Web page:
Good attractive important bird's-eye plan of La Rochelle .

"La Rochelle is a city in France and highly famed because of its position on the Atlantic Ocean. It is extraordinary how well-fortified it is, with massive and strong ramparts and parapets, and how astonishingly pleasant its position is. La Rochelle has been granted higher privileges and freedoms than all other cities by the kings, so that the citizens have the power to elect among themselves a mayor and aldermen, who preside over the city assiduously. They permit no outside government, no soldiers, not even a castle for their protection and defence, nor do they have any need of one; the sole exception is a tower in which they keep their instruments of war."

Uncoloured as issued

Mint condition.

From Civitates Orbis Terrarum

Ref : Van der Krogt 4, 2219; Taschen, Braun and Hogenberg, p.160.

code : M3857

Cartographer : BRAUN & HOGENBERG

Date : 1575

Size : 32*35.5 cms

availability : Available

Price : £235

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Georg Braun (1541-1622) and Frans Hogenberg (1535-1590) were co-publishers of the monumental Civitates Orbis Terrarum, “the earliest systematic city atlas” (Koeman), published from 1572 onwards. Designed as a companion to Ortelius’ world atlas the Theatrum, this enormous work, which was expanded to six volumes by 1617 incorporating over 500 plans and views, must be viewed as one of the most ambitious book producing ventures of all time, and certainly, with Ortelius’ Theatrum and Blaeu’s Atlas Maior among the greatest achievements in the history of cartography.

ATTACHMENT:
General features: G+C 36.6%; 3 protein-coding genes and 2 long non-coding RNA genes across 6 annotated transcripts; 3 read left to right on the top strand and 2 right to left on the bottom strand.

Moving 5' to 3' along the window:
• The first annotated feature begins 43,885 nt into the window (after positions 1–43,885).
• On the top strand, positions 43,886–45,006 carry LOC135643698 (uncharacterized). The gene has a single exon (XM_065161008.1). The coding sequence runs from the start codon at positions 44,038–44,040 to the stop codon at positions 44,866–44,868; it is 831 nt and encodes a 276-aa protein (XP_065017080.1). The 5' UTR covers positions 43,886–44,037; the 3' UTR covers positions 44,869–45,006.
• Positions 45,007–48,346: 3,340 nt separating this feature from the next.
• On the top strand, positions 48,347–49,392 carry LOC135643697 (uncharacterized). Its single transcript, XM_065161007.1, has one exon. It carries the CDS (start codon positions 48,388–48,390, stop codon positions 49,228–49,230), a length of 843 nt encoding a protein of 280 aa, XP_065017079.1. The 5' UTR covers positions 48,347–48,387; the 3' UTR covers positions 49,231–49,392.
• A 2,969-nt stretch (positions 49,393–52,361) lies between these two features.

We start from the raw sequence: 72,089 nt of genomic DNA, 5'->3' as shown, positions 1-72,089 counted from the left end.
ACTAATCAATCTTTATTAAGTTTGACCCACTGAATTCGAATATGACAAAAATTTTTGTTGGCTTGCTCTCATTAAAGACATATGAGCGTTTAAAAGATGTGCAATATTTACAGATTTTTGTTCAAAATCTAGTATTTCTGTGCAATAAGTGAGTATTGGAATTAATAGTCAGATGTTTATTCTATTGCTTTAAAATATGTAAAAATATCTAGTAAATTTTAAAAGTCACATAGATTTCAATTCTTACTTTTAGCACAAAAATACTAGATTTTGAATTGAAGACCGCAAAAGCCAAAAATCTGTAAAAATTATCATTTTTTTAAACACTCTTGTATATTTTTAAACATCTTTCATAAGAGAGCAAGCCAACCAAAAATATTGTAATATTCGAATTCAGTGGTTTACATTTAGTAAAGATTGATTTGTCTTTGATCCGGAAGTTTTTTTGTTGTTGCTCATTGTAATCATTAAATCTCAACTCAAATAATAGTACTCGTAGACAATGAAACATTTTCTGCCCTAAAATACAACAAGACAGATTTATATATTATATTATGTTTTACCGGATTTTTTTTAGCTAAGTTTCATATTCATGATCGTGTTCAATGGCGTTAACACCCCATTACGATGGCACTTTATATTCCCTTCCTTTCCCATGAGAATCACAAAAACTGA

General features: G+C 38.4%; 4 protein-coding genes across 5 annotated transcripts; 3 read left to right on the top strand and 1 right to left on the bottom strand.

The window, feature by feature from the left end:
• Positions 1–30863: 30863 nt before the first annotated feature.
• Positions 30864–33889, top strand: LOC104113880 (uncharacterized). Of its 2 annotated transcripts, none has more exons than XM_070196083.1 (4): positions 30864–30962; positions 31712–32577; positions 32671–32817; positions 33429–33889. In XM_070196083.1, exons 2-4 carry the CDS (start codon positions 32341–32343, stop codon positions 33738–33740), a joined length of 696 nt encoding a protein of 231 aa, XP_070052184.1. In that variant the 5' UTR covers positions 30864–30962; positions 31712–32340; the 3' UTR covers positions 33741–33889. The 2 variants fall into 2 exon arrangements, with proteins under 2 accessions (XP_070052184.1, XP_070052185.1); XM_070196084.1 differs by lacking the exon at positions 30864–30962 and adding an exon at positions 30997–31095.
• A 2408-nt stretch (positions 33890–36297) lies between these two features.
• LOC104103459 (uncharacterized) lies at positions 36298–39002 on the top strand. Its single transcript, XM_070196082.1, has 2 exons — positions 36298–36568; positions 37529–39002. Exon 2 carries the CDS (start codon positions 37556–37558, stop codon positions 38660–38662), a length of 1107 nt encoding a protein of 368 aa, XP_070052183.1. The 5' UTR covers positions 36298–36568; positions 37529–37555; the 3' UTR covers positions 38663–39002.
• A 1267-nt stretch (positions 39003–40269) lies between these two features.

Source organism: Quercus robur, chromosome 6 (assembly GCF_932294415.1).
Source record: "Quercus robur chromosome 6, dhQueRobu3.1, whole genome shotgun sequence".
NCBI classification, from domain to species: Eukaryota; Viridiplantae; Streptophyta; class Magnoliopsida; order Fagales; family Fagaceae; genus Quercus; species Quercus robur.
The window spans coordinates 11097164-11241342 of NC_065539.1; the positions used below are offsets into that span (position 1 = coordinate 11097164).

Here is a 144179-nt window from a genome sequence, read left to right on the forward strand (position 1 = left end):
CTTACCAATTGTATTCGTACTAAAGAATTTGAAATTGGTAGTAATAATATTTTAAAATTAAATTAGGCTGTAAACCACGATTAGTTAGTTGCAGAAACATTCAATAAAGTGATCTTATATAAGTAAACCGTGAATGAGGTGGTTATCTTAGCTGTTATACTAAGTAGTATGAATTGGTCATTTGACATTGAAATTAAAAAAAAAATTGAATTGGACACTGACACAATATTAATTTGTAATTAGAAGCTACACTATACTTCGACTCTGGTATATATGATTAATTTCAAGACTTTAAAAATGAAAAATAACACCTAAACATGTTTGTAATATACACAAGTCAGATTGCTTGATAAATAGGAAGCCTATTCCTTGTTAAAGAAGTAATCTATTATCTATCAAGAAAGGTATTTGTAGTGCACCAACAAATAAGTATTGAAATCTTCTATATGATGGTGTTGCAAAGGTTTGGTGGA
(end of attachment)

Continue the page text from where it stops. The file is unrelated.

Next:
Braun compiled the accompanying text, printed on the reverse of the engraved sheets, while the plans were engraved by Hogenberg, who had also prepared some of the maps for Ortelius’ Theatrum. Hogenberg used generally up-to-date and accurate maps, surveys and reports from local sources to compile this collection of plans and bird’s-eye views of all the major towns of Europe, some African, Middle Eastern and Indian towns, and the New World cities of Mexico and Cusco. One of the major contributors was Georg (or Joris) Hoefnagel, who supplied some 63 manuscript drawings, the vast majority from personal observation.